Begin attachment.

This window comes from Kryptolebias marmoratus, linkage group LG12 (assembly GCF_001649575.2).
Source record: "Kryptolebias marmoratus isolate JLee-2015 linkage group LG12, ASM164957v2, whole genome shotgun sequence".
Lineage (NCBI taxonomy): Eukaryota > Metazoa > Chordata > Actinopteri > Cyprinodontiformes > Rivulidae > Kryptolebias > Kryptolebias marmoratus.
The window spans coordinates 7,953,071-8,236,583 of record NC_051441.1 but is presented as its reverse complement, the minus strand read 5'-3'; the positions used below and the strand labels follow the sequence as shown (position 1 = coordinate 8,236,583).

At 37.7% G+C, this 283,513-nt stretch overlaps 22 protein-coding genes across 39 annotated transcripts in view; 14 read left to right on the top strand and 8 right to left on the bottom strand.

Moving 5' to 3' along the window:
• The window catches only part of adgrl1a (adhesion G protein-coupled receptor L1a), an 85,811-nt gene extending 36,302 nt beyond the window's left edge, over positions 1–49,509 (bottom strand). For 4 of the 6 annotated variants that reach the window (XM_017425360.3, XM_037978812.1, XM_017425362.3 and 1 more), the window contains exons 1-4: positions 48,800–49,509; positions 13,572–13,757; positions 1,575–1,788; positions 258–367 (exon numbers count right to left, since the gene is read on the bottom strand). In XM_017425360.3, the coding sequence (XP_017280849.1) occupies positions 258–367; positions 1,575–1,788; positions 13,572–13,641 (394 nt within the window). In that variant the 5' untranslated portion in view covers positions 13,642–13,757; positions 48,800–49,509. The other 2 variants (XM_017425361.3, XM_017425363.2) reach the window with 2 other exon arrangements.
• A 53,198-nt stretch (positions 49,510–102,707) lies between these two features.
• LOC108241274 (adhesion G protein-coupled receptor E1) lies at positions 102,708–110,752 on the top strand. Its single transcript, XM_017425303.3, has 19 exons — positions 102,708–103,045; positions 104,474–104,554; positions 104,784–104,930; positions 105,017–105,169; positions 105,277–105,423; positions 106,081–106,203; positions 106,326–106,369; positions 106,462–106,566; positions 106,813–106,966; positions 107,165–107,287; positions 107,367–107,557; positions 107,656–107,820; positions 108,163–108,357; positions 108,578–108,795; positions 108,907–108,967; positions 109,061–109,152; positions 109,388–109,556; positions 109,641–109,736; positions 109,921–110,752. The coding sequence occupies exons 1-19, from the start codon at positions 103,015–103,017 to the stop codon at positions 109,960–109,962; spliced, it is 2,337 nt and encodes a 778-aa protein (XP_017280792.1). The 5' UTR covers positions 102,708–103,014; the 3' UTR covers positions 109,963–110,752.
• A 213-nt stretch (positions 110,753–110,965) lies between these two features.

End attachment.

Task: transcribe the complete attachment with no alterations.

This window comes from Kryptolebias marmoratus, linkage group LG12 (assembly GCF_001649575.2).
Source record: "Kryptolebias marmoratus isolate JLee-2015 linkage group LG12, ASM164957v2, whole genome shotgun sequence".
Lineage (NCBI taxonomy): Eukaryota > Metazoa > Chordata > Actinopteri > Cyprinodontiformes > Rivulidae > Kryptolebias > Kryptolebias marmoratus.
The window spans coordinates 7,953,071-8,236,583 of record NC_051441.1 but is presented as its reverse complement, the minus strand read 5'-3'; the positions used below and the strand labels follow the sequence as shown (position 1 = coordinate 8,236,583).

At 37.7% G+C, this 283,513-nt stretch overlaps 22 protein-coding genes across 39 annotated transcripts in view; 14 read left to right on the top strand and 8 right to left on the bottom strand.

Moving 5' to 3' along the window:
• The window catches only part of adgrl1a (adhesion G protein-coupled receptor L1a), an 85,811-nt gene extending 36,302 nt beyond the window's left edge, over positions 1–49,509 (bottom strand). For 4 of the 6 annotated variants that reach the window (XM_017425360.3, XM_037978812.1, XM_017425362.3 and 1 more), the window contains exons 1-4: positions 48,800–49,509; positions 13,572–13,757; positions 1,575–1,788; positions 258–367 (exon numbers count right to left, since the gene is read on the bottom strand). In XM_017425360.3, the coding sequence (XP_017280849.1) occupies positions 258–367; positions 1,575–1,788; positions 13,572–13,641 (394 nt within the window). In that variant the 5' untranslated portion in view covers positions 13,642–13,757; positions 48,800–49,509. The other 2 variants (XM_017425361.3, XM_017425363.2) reach the window with 2 other exon arrangements.
• A 53,198-nt stretch (positions 49,510–102,707) lies between these two features.
• LOC108241274 (adhesion G protein-coupled receptor E1) lies at positions 102,708–110,752 on the top strand. Its single transcript, XM_017425303.3, has 19 exons — positions 102,708–103,045; positions 104,474–104,554; positions 104,784–104,930; positions 105,017–105,169; positions 105,277–105,423; positions 106,081–106,203; positions 106,326–106,369; positions 106,462–106,566; positions 106,813–106,966; positions 107,165–107,287; positions 107,367–107,557; positions 107,656–107,820; positions 108,163–108,357; positions 108,578–108,795; positions 108,907–108,967; positions 109,061–109,152; positions 109,388–109,556; positions 109,641–109,736; positions 109,921–110,752. The coding sequence occupies exons 1-19, from the start codon at positions 103,015–103,017 to the stop codon at positions 109,960–109,962; spliced, it is 2,337 nt and encodes a 778-aa protein (XP_017280792.1). The 5' UTR covers positions 102,708–103,014; the 3' UTR covers positions 109,963–110,752.
• A 213-nt stretch (positions 110,753–110,965) lies between these two features.